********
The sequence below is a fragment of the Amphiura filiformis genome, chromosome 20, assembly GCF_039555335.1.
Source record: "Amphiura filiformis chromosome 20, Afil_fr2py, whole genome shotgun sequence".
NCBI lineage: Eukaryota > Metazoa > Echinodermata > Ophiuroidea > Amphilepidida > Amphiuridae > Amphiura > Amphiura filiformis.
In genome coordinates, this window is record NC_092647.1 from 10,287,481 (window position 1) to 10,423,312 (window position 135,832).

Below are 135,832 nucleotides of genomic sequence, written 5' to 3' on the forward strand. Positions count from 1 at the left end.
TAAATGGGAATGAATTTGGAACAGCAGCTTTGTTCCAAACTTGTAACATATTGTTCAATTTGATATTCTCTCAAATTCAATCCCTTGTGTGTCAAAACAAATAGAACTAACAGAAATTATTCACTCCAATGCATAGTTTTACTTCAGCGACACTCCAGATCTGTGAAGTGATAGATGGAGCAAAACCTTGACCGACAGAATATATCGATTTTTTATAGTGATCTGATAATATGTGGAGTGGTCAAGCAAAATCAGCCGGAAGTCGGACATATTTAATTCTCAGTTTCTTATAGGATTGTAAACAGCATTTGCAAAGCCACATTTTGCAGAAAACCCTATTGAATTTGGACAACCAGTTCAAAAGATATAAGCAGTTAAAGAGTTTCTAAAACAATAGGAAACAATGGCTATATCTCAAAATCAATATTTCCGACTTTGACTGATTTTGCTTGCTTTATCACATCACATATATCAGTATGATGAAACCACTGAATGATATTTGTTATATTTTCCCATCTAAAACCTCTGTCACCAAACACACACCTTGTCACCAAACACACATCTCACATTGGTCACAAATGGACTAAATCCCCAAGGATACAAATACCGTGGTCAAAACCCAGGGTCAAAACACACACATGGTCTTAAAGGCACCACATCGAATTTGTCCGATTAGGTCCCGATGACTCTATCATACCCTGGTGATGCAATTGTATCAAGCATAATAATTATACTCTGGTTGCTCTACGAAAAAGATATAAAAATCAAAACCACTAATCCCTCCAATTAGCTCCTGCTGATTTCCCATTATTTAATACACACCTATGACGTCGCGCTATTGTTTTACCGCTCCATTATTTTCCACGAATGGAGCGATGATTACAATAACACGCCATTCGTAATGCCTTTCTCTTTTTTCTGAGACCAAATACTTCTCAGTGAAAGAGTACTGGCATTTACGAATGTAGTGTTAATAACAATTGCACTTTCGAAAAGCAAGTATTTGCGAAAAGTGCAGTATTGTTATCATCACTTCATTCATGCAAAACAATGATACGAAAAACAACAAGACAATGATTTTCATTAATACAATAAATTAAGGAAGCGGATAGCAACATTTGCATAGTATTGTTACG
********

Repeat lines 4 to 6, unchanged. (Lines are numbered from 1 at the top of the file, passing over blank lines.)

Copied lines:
In genome coordinates, this window is record NC_092647.1 from 10,287,481 (window position 1) to 10,423,312 (window position 135,832).

Below are 135,832 nucleotides of genomic sequence, written 5' to 3' on the forward strand. Positions count from 1 at the left end.
TAAATGGGAATGAATTTGGAACAGCAGCTTTGTTCCAAACTTGTAACATATTGTTCAATTTGATATTCTCTCAAATTCAATCCCTTGTGTGTCAAAACAAATAGAACTAACAGAAATTATTCACTCCAATGCATAGTTTTACTTCAGCGACACTCCAGATCTGTGAAGTGATAGATGGAGCAAAACCTTGACCGACAGAATATATCGATTTTTTATAGTGATCTGATAATATGTGGAGTGGTCAAGCAAAATCAGCCGGAAGTCGGACATATTTAATTCTCAGTTTCTTATAGGATTGTAAACAGCATTTGCAAAGCCACATTTTGCAGAAAACCCTATTGAATTTGGACAACCAGTTCAAAAGATATAAGCAGTTAAAGAGTTTCTAAAACAATAGGAAACAATGGCTATATCTCAAAATCAATATTTCCGACTTTGACTGATTTTGCTTGCTTTATCACATCACATATATCAGTATGATGAAACCACTGAATGATATTTGTTATATTTTCCCATCTAAAACCTCTGTCACCAAACACACACCTTGTCACCAAACACACATCTCACATTGGTCACAAATGGACTAAATCCCCAAGGATACAAATACCGTGGTCAAAACCCAGGGTCAAAACACACACATGGTCTTAAAGGCACCACATCGAATTTGTCCGATTAGGTCCCGATGACTCTATCATACCCTGGTGATGCAATTGTATCAAGCATAATAATTATACTCTGGTTGCTCTACGAAAAAGATATAAAAATCAAAACCACTAATCCCTCCAATTAGCTCCTGCTGATTTCCCATTATTTAATACACACCTATGACGTCGCGCTATTGTTTTACCGCTCCATTATTTTCCACGAATGGAGCGATGATTACAATAACACGCCATTCGTAATGCCTTTCTCTTTTTTCTGAGACCAAATACTTCTCAGTGAAAGAGTACTGGCATTTACGAATGTAGTGTTAATAACAATTGCACTTTCGAAAAGCAAGTATTTGCGAAAAGTGCAGTATTGTTATCATCACTTCATTCATGCAAAACAATGATACGAAAAACAACAAGACAATGATTTTCATTAATACAATAAATTAAGGAAGCGGATAGCAACATTTGCATAGTATTGTTACG